One in 3 South Korean maritime experts blame the government for the bankruptcy of Hanjin Shipping Co., once the nation’s leading shipping company, a poll has revealed. Hanjin Shipping, previously the world’s seventh-largest shipper, was put under court protection in September last year as its creditors refused to save the failing company before being declared bankrupt in February. According to the survey of 36 corporate executives, scholars, government officials and journalists, 37 percent of the respondents said Hanjin Shipping’s failure was caused by the government’s lack of awareness of the shipping industry’s importance.

7. Uncertain Future for Liners
New alliances, structural change and positive economic trends have transformed the container shipping market over the past year, driving growth and pushing business performance figures from deep red into black. However, despite long-term rates that are, in some cases, up 120 percent year on year, the future remains uncertain due to a looming shadow on the horizon, according to market intelligence company Xeneta. Strong consumer demand, and alliances have help push up utilization and rates, Berglund says, but there remains uncertainty. The industry may be unwittingly planning to sabotage its own success.
8. Fender Failure Causes Sinking
The Danish Maritime Accident Investigation Board has released its report into the sinking of the decommissioned PSVs Maersk Searcher and Maersk Shipper in December 2016. The DMAIB concluded that the fenders between the two ships failed during a side-by-side tow through the English Channel, and that the ships collided repeatedly until damage and flooding caused them to founder.  The two aging Maersk Supply ships were prepared for scrapping in 2016. The Chancellor lacked the winch arrangements for a standard double tow, but the plan for a side-by-side tow on one wire was seemingly flawed.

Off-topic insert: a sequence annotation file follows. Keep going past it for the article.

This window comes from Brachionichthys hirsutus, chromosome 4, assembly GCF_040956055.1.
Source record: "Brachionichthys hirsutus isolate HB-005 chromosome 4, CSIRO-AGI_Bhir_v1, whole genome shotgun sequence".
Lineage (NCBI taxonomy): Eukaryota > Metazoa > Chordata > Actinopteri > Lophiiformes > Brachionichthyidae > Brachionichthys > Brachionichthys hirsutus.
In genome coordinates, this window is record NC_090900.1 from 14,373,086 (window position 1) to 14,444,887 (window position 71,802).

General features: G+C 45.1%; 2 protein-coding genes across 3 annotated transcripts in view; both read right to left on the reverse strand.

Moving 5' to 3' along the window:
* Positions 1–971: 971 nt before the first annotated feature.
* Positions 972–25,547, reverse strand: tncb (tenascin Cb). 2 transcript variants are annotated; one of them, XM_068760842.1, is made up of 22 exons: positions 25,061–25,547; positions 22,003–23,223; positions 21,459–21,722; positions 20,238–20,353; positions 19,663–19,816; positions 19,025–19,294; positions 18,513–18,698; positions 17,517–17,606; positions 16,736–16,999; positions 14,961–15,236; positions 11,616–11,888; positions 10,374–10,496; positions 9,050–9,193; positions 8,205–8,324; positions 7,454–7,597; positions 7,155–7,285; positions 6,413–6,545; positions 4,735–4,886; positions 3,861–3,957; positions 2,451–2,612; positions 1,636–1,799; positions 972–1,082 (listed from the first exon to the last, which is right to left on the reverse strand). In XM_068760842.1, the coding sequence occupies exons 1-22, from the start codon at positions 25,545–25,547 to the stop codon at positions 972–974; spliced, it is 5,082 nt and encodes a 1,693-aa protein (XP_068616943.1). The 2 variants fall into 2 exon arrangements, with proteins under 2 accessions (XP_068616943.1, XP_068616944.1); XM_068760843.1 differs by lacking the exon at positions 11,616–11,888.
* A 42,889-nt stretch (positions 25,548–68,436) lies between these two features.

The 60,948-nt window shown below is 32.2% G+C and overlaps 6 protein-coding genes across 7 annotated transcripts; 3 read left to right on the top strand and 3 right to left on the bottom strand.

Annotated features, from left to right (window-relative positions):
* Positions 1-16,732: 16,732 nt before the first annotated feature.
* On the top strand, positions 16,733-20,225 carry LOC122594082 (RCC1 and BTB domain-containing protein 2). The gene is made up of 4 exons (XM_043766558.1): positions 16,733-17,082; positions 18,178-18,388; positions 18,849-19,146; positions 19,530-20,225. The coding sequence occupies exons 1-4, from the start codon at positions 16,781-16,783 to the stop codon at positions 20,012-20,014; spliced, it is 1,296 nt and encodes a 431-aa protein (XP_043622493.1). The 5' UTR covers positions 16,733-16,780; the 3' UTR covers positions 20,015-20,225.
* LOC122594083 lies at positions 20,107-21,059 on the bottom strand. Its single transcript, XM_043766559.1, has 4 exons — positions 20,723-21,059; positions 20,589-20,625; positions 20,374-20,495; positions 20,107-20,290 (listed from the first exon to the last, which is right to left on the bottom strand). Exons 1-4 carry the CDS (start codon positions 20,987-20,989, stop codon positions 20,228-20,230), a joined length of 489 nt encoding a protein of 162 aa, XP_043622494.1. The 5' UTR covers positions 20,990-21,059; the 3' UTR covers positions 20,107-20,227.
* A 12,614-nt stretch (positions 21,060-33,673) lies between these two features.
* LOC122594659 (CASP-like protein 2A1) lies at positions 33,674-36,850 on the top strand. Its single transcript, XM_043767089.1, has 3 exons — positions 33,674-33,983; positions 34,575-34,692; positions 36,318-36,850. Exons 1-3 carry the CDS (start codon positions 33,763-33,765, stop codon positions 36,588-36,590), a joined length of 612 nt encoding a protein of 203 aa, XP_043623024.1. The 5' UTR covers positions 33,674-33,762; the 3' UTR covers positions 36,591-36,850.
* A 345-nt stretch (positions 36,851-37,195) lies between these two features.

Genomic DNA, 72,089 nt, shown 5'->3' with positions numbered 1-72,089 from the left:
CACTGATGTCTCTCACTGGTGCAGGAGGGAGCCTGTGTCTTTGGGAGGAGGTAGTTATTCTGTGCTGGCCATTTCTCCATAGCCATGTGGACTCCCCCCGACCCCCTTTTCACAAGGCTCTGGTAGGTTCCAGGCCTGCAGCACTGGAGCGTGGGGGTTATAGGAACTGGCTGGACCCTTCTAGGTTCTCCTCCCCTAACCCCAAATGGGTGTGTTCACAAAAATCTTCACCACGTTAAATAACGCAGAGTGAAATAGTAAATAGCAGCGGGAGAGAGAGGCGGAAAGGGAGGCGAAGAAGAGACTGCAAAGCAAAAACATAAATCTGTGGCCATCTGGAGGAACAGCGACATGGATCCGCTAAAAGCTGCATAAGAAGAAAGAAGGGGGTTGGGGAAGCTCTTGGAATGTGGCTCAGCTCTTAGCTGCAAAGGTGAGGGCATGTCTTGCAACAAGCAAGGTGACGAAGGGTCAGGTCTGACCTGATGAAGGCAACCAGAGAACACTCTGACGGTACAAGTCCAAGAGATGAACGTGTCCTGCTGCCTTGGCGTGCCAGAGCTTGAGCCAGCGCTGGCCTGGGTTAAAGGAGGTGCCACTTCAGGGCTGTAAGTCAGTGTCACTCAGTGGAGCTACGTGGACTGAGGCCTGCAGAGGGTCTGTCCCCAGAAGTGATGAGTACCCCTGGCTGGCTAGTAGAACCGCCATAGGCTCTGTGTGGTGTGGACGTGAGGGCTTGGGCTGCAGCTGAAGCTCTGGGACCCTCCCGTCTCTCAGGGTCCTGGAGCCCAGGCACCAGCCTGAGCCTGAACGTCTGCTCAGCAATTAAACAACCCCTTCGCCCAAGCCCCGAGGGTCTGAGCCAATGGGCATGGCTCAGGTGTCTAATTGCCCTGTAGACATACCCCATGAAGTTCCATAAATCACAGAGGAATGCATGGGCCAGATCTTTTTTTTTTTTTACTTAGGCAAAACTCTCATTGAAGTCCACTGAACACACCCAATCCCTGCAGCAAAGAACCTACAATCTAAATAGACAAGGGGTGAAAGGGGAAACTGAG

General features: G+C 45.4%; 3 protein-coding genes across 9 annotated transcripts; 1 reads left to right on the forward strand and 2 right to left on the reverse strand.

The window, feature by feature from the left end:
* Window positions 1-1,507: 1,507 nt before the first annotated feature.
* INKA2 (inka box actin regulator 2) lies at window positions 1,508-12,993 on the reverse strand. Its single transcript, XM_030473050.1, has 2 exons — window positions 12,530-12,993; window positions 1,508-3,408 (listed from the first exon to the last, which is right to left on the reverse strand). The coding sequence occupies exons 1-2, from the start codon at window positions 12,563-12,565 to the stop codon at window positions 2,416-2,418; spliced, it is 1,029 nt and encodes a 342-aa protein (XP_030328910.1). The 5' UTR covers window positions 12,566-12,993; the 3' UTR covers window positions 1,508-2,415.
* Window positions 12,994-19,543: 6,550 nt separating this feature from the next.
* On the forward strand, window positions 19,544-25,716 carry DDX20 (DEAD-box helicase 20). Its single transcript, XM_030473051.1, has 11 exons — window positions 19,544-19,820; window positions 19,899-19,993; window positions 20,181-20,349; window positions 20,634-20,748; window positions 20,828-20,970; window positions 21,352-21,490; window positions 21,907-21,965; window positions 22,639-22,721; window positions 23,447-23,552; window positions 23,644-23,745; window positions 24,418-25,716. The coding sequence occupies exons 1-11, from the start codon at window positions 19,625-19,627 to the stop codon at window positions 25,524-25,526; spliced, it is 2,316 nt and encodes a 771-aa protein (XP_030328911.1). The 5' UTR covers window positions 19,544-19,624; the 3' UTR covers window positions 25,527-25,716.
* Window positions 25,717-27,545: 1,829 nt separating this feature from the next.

9. Blockchain Pilot Delivers
The container logistics industry will see improved connectivity, efficiency and security thanks to blockchain. That’s the conclusion of a successful pilot program, delivered by logistics technology company Marine Transport International (MTI), and summarised in a whitepaper written and verified by the University of Copenhagen and Blockchain Labs for Open Collaboration (BLOC). The project, which has connected supplier, shipper, load point, customs and terminal on a shared blockchain ledger, has far reaching consequences for the logistics industry as it seeks new ways to improve security and profitability.
10. Toxic Cocktail for Shipping
Hungry shipyards and shipping companies eager to be top dog is a toxic cocktail which, combined with market optimism amid higher freight rates, is likely to distort the low ordering activity in the container shipping sector, according to BIMCO. Container shipping majors such as CMA CGM, and most recently Meditteranean Shipping Company (MSC), have been tied to 22,000 TEU boxship orders, the world’s largest containerships based on TEU capacity on the market so far. French liner major has reportedly signed a letter of intent (LoI) with two Chinese yards on the construction of up to nine 22,000 TEU megaships.

Daily news feed from Seacurus Ltd – providers of MLC crew insurance solutions